Ketubah Translation Services
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The Ketubah, which is an ancient Aramaic term for wedding contract, is a financial and legal document which specifies the marital obligations of the groom to the bride. These obligations include the extent of the financial settlement owed to the wife in the event of divorce or death of the husband.
The writing of the Ketubah is typically officiated by a Rabbi and is signed by two witnesses. In ancient times, the Ketubah was mostly written in Aramaic with very specific wording. The only variations in the wording of the Ketubah were the sums of money committed by the groom, and the status of the bride (single or previously-married). Furthermore, in ancient times (as well as in modern Orthodox Judaism), the Ketubah was a unilateral contract which was written on behalf of the groom only.
In present times, given the fulfillment of gender equality and with the rising popularity of liberal Jewish movements (like Conservative and Reform Judaism), the Ketubah has morphed into a document that details the marriage vows of both the bride and groom. Unlike in ancient times, finances are not the focus of the modern-day Ketubah. Rather the romantic and idealistic aspects of the future marriage are detailed. Indeed, many couples that approach the day of matrimony put a lot of thought and effort into the writing of the Ketubah.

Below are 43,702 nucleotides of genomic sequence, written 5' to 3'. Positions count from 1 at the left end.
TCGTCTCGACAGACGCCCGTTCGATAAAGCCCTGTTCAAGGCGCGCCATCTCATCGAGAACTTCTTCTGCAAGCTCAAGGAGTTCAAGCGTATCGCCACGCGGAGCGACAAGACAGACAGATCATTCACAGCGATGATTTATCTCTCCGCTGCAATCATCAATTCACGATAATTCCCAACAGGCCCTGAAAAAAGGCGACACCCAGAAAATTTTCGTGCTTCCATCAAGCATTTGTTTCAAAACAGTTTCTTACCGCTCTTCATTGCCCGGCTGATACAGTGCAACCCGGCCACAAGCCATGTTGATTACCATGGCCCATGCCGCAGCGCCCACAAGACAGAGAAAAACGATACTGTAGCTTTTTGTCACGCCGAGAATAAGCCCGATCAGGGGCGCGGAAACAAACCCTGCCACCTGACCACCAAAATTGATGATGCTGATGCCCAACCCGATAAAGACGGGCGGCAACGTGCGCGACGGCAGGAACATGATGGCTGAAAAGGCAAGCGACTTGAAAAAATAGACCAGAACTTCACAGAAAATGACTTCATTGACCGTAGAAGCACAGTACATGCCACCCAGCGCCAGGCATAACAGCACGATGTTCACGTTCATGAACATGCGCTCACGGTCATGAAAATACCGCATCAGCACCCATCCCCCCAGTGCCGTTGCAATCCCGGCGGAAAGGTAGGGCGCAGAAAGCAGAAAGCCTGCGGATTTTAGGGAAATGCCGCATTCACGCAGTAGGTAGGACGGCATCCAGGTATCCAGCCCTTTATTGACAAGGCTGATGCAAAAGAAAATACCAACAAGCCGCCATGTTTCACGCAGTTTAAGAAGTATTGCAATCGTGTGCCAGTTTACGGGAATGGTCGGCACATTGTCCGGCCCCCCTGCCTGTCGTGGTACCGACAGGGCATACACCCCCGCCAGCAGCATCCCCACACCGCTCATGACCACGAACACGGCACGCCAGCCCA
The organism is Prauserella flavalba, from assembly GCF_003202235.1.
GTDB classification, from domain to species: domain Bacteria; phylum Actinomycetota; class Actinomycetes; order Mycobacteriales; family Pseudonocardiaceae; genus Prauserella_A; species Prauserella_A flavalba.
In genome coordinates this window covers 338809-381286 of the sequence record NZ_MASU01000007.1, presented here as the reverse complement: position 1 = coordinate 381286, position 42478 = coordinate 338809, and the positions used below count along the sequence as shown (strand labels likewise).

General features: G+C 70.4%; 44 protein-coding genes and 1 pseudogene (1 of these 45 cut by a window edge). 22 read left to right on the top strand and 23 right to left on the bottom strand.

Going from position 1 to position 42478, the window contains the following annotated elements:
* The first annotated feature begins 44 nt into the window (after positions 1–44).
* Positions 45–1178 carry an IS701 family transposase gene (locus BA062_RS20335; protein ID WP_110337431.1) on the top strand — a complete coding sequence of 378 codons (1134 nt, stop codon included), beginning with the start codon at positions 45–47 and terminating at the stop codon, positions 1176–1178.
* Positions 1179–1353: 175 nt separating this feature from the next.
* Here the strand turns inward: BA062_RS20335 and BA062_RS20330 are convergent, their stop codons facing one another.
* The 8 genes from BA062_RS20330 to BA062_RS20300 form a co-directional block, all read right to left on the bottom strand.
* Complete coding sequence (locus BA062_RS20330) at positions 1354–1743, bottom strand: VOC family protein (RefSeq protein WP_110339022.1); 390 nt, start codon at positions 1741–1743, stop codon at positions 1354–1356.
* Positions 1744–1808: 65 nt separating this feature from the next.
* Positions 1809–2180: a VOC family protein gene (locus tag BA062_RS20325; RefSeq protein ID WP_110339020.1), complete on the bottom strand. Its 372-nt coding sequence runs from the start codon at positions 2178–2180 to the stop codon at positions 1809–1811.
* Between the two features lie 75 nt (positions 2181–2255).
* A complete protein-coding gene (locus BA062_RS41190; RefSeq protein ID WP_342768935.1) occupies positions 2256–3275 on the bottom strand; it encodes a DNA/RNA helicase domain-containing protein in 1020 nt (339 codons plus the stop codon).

We have translated hundreds of Ketubot (the plural form of Ketubah in Hebrew) both from Hebrew to English and from English to Hebrew. The translated Ketubah can be read aloud at the wedding ceremony, laid out by a calligrapher and framed, or just kept by the married couple for posterity.
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